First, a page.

If coronavirus hit Baltimore in the 1800s, early 1900s, patients would’ve been sent down Quarantine Road

Before they could access the mainland, immigrants entering the U.S. through Baltimore were stopped at a Quarantine Station to be screened for illness. The station moved several times before landing at Leading Point, about 8 miles south of Fort McHenry, in 1918.
Before they could access the mainland, immigrants entering the U.S. through Baltimore were stopped at a Quarantine Station to be screened for illness. The station moved several times before landing at Leading Point, about 8 miles south of Fort McHenry, in 1918.(Robert F. Kniesche / Baltimore Sun)

With coronavirus panic in full swing, many of us are heading to wholesale shops to stock up on disinfectant and frozen food in case we’re stuck at home for the next two weeks. Those who, like me, frequent the Costco in Glen Burnie are likely unaware of the area’s historic role in protecting Baltimore from deadly diseases.

Just a few miles away in South Baltimore, in an industrial stretch known as Hawkins Point, there is a road called Quarantine.


Drive up it and pass the city’s landfill — alarmingly close to capacity — along with a compost facility. At the end of the road there is a factory for wallboard maker United States Gypsum, and a fence with signs warning visitors to keep out. Not far away, the hulls of rusting ships jut, ghost-like, out of Curtis Creek.

It’s here at this isolated outpost along the Patapsco, 8 miles from the rest of the city, that Baltimore’s sick — or those suspected of being ill — were taken for decades. The first quarantine hospital was built here following the yellow fever epidemic of 1794, according to William Travis Howard’s Public Health Administration and the Natural History of Disease in Baltimore Maryland, 1797-1920. Another was built in the late 1800s, operating through the mid-20th century.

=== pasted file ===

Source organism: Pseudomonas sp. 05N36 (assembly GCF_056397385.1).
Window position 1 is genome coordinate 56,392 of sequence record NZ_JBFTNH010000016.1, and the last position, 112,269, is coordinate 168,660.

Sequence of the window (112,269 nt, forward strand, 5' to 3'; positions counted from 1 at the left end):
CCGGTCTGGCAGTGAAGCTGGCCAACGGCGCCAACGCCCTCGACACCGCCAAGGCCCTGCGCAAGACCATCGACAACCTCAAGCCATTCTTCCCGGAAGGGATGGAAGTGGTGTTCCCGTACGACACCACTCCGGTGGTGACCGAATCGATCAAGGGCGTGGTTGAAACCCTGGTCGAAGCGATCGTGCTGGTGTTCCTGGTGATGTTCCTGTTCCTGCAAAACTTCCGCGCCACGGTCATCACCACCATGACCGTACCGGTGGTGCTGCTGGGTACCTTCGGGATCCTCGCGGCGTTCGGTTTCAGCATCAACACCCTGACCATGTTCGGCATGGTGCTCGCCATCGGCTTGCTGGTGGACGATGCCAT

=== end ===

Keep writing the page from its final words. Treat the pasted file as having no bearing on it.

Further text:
At least two other quarantine stations operated off and on in the 19th century. One was in nearby Fairfield and another at Lazaretto Point, in the Canton Industrial Area across from Fort McHenry. But the quarantine station at Hawkins Point was the most enduring.

Patients sent from Baltimore to quarantine made the voyage via boat; the overland roads were too rough and unpaved. (The roads today aren’t much better. A modern driver may wonder if her car will flip over while crossing the next pothole.)

Conditions at the Hawkins Point quarantine station varied over the decades. In 1899, according to an article in The Baltimore Sun, an official complained that the infirm were kept in the same place as people who were only possibly sick — and this allowed the spread of disease.

Officials fought to secure more funding for Hawkins Point. In later years, the quarantine station campus included four buildings, with an isolation hospital that had space for 150 people.

Patients could be a mix of Baltimoreans and international travelers. During a smallpox outbreak in 1900, 10 people arrived to Hawkins Point from Sparrows Point and other parts of the city.

For decades, ships traveling into Baltimore’s port from foreign destinations were required to stop here before docking. They flew the yellow quarantine flag until passing inspection. Public health inspectors who came aboard were on the lookout for one of seven deadly diseases: cholera, yellow fever, smallpox, plague, anthrax, typhus or leprosy.

In one case, according to a 1950 article in The Sun, a ship was detained because a crewman on board had a rash that doctors couldn’t identify. The entire exterior of the ship and everyone on board were drenched in toxic DDT as a precaution against typhus.

Later taken over by the federal government, Baltimore’s quarantine station became part of a national system meant to protect Americans from deadly diseases. Today, the Centers for Disease Control and Prevention still operates 20 quarantine stations across the United States at airports and land-border crossings where international passengers arrive.

The federal government closed Baltimore’s quarantine station in 1960, and debate over the site’s future began. City officials attempted to acquire the 20-acre stretch of land and turn it into a park. The Maryland Port Authority protested, with the executive director arguing that a park “could destroy our entire port and industrial development program in this section of the harbor.”

The issue was covered by The Sun’s then-maritime editor Helen Delich Bentley, who openly disdained park proponents. An industrial site, argued the future Republican congresswoman, would be much more beneficial in the long run.

Bolstering that argument were former residents of the quarantine station who claimed that nearby industry had killed off all the wildlife. “When we first moved there, there was crabbing. Now there is nothing because nothing can survive in the water,” said one. Another said the air was so foul that it made curtains rot.

In the end, the pro-industrialists got their way. There is no park at Hawkins Point, and the road name is the only obvious reminder of its past use.

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